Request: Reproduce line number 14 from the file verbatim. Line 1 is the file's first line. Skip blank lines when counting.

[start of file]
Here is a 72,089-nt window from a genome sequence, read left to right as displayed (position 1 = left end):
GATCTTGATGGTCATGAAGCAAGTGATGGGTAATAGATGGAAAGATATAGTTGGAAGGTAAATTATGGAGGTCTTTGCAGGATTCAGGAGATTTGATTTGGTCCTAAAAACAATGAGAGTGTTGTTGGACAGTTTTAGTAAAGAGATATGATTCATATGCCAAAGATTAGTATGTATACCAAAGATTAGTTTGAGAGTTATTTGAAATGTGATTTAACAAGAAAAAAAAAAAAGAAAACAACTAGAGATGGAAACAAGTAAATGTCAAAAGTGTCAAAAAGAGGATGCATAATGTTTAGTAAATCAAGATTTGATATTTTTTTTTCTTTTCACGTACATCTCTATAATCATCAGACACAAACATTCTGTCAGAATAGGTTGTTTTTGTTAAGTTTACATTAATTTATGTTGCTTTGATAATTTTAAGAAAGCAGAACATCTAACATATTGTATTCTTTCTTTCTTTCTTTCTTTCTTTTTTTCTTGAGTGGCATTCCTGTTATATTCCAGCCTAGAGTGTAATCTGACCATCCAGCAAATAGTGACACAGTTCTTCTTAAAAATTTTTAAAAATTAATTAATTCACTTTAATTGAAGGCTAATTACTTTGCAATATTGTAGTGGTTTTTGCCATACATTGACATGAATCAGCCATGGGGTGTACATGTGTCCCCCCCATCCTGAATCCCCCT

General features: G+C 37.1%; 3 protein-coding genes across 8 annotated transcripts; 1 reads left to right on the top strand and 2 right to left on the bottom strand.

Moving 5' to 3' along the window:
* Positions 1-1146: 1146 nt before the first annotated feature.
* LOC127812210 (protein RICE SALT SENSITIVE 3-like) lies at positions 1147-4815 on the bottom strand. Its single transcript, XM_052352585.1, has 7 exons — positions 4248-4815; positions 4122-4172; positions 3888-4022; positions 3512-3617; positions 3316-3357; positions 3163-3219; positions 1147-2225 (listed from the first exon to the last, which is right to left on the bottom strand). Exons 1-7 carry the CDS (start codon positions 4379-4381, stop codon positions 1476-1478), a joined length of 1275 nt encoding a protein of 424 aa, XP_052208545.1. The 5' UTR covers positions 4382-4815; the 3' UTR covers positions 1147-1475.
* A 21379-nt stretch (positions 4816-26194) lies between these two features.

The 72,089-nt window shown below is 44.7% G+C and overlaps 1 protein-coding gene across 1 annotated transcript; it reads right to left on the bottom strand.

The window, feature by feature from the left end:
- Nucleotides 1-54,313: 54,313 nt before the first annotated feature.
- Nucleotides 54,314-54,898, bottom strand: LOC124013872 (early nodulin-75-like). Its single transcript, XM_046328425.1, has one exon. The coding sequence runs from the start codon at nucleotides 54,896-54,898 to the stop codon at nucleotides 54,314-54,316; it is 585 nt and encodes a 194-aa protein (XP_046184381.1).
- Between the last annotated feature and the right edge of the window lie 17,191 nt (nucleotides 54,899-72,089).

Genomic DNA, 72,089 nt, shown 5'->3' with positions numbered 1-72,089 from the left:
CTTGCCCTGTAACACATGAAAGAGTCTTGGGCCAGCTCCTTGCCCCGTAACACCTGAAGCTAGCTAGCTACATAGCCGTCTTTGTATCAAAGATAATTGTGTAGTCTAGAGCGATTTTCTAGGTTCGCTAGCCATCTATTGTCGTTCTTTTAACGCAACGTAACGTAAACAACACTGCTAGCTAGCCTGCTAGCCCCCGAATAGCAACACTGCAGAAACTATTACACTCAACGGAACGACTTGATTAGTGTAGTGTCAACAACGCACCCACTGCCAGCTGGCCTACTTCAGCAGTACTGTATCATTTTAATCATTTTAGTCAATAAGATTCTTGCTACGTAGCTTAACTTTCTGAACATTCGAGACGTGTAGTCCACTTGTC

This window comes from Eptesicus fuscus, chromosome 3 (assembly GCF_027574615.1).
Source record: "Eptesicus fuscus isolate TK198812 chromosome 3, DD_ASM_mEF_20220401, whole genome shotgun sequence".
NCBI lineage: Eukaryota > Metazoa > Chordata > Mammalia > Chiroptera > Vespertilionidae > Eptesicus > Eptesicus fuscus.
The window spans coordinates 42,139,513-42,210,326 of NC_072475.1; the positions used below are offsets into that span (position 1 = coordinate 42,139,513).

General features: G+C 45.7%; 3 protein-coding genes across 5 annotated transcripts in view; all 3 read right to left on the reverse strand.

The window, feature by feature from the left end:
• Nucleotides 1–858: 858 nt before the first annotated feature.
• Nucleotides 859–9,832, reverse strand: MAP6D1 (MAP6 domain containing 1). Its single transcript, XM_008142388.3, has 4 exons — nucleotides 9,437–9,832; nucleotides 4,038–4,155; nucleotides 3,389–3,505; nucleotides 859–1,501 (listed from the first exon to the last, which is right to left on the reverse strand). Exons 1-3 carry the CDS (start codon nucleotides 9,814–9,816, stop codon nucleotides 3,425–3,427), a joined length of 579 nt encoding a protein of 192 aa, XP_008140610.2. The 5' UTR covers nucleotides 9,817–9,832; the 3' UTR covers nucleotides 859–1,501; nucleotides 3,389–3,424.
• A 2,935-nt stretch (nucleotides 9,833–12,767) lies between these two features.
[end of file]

CTTGCCCTGTAACACATGAAAGAGTCTTGGGCCAGCTCCTTGCCCCGTAACACCTGAAGCTAGCTAGCTACATAGCCGTCTTTGTATCAAAGATAATTGTGTAGTCTAGAGCGATTTTCTAGGTTCGCTAGCCATCTATTGTCGTTCTTTTAACGCAACGTAACGTAAACAACACTGCTAGCTAGCCTGCTAGCCCCCGAATAGCAACACTGCAGAAACTATTACACTCAACGGAACGACTTGATTAGTGTAGTGTCAACAACGCACCCACTGCCAGCTGGCCTACTTCAGCAGTACTGTATCATTTTAATCATTTTAGTCAATAAGATTCTTGCTACGTAGCTTAACTTTCTGAACATTCGAGACGTGTAGTCCACTTGTC